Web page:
It sounded like the opening scene of a half-decent zombie film. Radiation from Japan picked up in the wind and carried over to Korea ends up in the clouds, and then it rains. A radioactive shower to poison the wells, waste the land and sicken the children. A sort of Singin’ in the Rain meets the nuclear apocalypse. But it rained this morning in Seoul and no one died.

It’s another case of misinformation and people believing anything, followed by plenty of hype and absolutely no danger at all. Honestly the radioactive rain turned out to be vaguely disappointing, although a few people’s reactions were quite comical. For example, the student who came to class today holding a folded-up golf umbrella in front of him like it was a venomous spider, making sure not a single drop of rain touched him. Or the 130 odd schools that actually suspended class because of fears for the safety of children (Herald Sun) and the ministry of Education website that was bombarded with messages from parents demanding/begging/politely requesting that all schools be closed. And one of my co-workers had their umbrella stolen. Actually, that just happens every time it rains.

There are two points I find interesting about this. The first is, people in Seoul are generally very wary of the rain. Even without nuclear meltdowns across the East Sea – say ‘Sea of Japan’ in Korea and they will throw you overboard – people always tell me that Seoul’s rain is dirty, acidic, industrial and to be avoided at all costs. This explains why everyone here wields massive umbrellas and workplace umbrella theft is common. Strangely though, when it snows, I often see unconcerned old Korean women on buses, their dark, permed hair generously coated with snow. Isn’t snow just frozen rain? They kind of look like walking lamingtons.

Crap, now I miss lamingtons. The second point is this – Koreans do not trust their elected officials. The government and the weather people very clearly stated that the levels of radiation in the rain were well below harmful, and urged calm. And to be fair, today was business as normal for the average Seoulite – unless you were lucky enough to attend one of the closed schools. But all of my students told me they were being extra careful, and that the government could well by lying. Lying? Seriously? Well it’s the same with tap-water. The mayor of Seoul actually drank some of the stuff once to prove it was safe and drinkable, but I’ve met very few people in Seoul (Korean or otherwise) who touch the stuff. Again, no one believes a word of it.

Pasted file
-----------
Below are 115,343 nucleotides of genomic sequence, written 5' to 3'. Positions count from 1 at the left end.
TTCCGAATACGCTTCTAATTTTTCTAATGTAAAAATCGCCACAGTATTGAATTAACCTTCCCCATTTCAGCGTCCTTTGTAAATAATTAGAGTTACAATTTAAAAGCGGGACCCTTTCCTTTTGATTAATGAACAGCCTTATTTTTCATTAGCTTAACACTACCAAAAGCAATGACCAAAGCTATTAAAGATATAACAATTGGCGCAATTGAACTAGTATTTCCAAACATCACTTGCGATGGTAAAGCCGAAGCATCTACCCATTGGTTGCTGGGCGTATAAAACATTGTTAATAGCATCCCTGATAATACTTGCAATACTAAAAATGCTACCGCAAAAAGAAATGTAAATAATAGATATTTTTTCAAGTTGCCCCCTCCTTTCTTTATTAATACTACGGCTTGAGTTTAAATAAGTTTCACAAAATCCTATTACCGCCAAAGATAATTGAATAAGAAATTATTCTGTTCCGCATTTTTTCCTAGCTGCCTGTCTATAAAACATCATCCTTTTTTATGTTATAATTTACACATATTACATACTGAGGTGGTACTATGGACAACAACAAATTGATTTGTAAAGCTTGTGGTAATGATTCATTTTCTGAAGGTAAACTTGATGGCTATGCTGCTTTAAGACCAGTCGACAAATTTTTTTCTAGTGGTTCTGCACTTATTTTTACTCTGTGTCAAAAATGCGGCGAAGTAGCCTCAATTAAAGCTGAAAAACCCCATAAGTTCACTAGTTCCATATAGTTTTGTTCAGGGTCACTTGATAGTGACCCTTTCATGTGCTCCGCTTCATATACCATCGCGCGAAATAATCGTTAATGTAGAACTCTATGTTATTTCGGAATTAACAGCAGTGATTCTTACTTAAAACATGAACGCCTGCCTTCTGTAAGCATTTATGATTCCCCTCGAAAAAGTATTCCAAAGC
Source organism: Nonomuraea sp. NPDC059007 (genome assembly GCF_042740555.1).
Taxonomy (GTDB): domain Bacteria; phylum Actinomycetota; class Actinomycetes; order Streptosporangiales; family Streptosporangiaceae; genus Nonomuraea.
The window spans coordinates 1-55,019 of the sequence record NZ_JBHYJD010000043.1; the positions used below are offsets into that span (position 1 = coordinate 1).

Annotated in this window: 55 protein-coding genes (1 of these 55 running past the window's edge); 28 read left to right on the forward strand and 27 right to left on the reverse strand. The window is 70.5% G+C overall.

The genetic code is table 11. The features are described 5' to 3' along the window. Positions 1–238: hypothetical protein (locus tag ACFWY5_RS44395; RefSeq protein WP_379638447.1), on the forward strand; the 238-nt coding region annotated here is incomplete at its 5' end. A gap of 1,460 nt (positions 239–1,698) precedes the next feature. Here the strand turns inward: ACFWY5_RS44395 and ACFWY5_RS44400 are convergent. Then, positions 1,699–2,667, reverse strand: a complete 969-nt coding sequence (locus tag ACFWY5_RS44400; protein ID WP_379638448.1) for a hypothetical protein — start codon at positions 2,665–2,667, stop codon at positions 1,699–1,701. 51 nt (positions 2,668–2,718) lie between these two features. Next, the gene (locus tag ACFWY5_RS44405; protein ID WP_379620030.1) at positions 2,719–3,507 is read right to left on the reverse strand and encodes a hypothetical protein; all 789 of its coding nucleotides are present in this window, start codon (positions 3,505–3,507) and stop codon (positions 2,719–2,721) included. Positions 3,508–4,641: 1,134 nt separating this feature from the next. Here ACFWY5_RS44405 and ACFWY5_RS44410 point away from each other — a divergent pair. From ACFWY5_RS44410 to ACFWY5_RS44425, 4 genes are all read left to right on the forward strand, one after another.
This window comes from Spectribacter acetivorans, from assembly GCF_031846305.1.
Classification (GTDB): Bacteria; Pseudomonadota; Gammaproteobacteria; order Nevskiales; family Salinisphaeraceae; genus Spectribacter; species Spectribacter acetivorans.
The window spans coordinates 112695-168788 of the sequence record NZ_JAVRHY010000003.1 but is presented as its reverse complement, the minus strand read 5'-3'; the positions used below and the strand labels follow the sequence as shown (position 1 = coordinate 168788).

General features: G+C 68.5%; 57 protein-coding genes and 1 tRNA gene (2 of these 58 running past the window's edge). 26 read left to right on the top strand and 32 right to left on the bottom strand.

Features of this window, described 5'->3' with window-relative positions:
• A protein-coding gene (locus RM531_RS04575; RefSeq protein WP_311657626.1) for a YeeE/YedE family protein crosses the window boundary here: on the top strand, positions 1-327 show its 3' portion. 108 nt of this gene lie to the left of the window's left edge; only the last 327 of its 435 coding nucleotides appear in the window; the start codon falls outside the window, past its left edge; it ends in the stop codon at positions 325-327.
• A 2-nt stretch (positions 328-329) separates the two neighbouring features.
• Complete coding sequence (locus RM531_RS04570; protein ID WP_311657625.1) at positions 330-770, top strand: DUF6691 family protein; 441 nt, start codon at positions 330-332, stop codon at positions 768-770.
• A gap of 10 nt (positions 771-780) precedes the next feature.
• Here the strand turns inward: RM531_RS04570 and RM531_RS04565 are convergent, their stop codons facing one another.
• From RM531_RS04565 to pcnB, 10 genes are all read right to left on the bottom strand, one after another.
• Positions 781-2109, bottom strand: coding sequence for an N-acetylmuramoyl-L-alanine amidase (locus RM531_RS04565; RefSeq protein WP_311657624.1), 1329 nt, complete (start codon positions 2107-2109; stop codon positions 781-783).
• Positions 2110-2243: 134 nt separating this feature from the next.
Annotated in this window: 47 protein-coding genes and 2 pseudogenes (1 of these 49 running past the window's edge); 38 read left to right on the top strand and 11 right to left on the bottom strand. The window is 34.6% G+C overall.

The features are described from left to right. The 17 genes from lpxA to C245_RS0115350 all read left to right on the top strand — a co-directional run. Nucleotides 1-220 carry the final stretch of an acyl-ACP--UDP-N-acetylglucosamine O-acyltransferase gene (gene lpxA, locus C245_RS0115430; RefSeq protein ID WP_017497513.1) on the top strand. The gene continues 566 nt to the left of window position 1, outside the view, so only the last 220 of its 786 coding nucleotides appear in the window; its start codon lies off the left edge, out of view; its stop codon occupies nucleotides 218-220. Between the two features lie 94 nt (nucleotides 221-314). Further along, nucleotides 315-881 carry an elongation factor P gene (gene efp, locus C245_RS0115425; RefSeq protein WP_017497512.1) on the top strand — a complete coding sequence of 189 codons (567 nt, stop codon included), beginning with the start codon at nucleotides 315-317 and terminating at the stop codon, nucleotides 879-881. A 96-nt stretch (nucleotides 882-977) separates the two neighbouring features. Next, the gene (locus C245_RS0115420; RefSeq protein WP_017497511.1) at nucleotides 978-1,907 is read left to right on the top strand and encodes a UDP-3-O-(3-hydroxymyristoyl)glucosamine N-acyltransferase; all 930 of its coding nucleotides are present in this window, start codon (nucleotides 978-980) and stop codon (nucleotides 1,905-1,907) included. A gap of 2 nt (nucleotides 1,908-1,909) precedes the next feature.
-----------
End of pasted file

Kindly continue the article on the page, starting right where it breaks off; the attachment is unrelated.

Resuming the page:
I don’t know about you, but I like to think when elected officials say something won’t kill you or make you violently ill, I believe it. And for the record, I do drink the tap water here and I feel fine. Once the burning sensation passes, and the feverish screaming subsides, it’s cheaper than buying the bottled stuff.

If you’re interested, the blog has just been featured on WordPress’ ‘Freshly Pressed’ round-up of interesting blogs. My page views went from 2 a day (seriously) to 1500. Thanks for all the comments too, even the spam ones sounded complimentary – ‘Hey nice pics. Discount Canadian pharmaceutical warehouse check out our stock.’ I’ll be putting up some more stuff on my recent Malaysia/Sydney trip, then it’s back to comments and weekend travelling around this lovely – and totally not radioactive – peninsula.